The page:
Hands-free: Nick Lloyd reveals that talking on a hands-free phone doesn’t eliminate the dangers of crashing. Although it removes the biomechanical distraction, it will still cause an auditory and cognitive distraction. Despite this, 36% of the survey respondents admitted to speaking on a hands-free phone while driving.

Pedestrians: Mobile phones can also affect road safety outside the car. Lloyd tells us pedestrians failing “to look properly was the most common contributory factor allocated to pedestrian injuries (59%) in 2014.” He reveals that in a 2014 YouGov survey “31% of those interviewed said that they have been distracted from looking for traffic as they were using their mobile phone.”

How do I avoid mobile phone distraction?

  • Pull over somewhere safe if you need to make or take a call during your journey. Only do this if you really need to though – it’s best to wait until you’ve arrived and parked up safely at your destination.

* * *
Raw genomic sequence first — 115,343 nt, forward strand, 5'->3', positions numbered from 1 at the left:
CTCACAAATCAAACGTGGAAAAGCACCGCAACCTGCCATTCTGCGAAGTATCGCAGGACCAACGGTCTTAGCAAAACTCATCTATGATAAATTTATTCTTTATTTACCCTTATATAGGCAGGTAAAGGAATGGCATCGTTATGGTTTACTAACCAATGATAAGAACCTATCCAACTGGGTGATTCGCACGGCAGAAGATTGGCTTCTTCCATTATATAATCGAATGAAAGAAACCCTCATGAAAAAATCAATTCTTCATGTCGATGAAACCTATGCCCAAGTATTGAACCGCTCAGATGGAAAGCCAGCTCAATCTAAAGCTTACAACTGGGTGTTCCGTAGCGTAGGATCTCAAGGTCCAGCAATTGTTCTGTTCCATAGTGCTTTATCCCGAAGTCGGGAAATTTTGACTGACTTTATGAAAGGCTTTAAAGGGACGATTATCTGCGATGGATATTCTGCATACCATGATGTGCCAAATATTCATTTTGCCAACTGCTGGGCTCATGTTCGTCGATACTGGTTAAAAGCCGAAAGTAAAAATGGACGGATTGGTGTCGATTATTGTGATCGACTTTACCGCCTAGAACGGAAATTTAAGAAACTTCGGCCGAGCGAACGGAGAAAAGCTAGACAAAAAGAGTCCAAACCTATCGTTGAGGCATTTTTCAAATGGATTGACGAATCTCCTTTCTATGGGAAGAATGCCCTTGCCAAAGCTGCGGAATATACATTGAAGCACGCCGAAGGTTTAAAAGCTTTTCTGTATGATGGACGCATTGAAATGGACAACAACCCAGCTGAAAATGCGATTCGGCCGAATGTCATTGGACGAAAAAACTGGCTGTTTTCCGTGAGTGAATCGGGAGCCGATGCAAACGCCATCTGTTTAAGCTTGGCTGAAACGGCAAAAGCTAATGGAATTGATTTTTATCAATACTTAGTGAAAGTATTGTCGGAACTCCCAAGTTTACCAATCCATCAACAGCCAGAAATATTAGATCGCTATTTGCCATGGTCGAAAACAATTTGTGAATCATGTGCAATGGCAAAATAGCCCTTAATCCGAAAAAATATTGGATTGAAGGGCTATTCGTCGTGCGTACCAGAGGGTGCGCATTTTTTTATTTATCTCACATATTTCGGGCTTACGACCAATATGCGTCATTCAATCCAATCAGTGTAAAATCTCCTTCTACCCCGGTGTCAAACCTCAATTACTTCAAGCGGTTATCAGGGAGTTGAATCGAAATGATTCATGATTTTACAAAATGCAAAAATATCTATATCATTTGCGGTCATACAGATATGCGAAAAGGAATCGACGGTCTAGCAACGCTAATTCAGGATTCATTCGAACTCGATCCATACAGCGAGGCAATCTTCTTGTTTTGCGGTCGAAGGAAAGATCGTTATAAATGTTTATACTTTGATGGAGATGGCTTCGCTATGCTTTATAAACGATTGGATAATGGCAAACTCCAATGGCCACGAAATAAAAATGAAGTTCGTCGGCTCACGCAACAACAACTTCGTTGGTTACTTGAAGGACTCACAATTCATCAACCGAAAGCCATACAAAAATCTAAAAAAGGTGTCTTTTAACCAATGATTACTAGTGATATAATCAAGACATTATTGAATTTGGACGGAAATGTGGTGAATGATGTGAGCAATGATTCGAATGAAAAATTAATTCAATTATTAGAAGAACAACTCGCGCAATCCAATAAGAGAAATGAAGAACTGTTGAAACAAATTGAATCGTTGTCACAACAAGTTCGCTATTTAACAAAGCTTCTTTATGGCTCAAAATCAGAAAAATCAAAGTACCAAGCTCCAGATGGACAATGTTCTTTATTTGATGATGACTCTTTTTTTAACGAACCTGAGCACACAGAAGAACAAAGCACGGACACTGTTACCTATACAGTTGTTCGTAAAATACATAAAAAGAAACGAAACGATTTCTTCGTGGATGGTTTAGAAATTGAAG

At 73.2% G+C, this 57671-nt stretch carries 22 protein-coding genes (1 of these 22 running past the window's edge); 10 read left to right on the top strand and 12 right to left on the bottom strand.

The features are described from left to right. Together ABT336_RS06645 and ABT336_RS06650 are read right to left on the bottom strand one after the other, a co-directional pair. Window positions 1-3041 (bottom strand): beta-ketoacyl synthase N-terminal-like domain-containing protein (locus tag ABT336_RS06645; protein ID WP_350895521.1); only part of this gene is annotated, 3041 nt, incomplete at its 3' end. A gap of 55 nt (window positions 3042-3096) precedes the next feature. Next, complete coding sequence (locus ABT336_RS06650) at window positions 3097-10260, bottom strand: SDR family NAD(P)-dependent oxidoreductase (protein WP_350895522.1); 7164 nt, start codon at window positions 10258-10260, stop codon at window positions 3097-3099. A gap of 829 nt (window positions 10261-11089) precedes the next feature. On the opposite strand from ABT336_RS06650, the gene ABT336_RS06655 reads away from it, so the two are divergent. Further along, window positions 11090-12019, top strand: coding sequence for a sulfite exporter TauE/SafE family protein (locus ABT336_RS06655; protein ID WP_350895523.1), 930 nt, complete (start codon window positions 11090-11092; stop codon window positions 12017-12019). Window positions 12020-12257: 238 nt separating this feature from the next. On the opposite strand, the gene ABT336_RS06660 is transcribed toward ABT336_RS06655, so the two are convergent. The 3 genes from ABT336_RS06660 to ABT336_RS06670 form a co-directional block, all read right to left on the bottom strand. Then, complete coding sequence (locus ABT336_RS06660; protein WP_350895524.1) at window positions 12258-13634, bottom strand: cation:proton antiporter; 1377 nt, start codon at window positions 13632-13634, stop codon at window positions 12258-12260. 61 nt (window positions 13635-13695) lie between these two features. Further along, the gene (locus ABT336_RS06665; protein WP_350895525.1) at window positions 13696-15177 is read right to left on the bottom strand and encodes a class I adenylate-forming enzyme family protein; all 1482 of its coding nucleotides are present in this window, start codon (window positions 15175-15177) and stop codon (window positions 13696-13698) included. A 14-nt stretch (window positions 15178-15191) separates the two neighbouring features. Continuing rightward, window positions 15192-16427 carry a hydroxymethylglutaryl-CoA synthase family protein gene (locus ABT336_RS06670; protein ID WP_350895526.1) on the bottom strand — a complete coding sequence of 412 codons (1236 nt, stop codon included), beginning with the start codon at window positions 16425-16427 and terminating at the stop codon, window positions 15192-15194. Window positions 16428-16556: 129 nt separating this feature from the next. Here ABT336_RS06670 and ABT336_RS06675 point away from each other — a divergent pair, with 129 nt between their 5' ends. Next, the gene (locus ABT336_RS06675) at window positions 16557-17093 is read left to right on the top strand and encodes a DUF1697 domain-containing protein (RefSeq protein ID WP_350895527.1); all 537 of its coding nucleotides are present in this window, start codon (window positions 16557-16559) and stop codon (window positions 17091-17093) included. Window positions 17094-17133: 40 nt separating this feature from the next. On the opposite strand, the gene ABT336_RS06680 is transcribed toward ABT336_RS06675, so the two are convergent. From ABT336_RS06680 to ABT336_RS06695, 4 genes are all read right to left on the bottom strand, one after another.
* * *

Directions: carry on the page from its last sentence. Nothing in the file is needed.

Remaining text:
• If you must talk using hands free, keep it short and tell them you’ll call them back once you’ve reached your destination.
  • Switch your phone off or silence it and put it away when you get in your car, so you’re not tempted to use it during a journey.
  • If you call someone and realise they’re driving, ask them to call you back once they’ve stopped driving.
  • Although it’s legal to call 999 or 112 in your vehicle, only do so if it’s a real emergency and won’t put yourself and others in more danger by using your phone.

When you hear your phone ring while you’re driving, it can be very tempting to reach over to see who’s calling. But you never know what hazards are around the corner, so it’s never worth taking the risk.

Leaving the phone alone really can save lives.

*Exclusive survey of 1,094 British drivers conducted online by YouGov for Aviva in conjunction with the Telegraph on 7-9 December 2015

Additional sources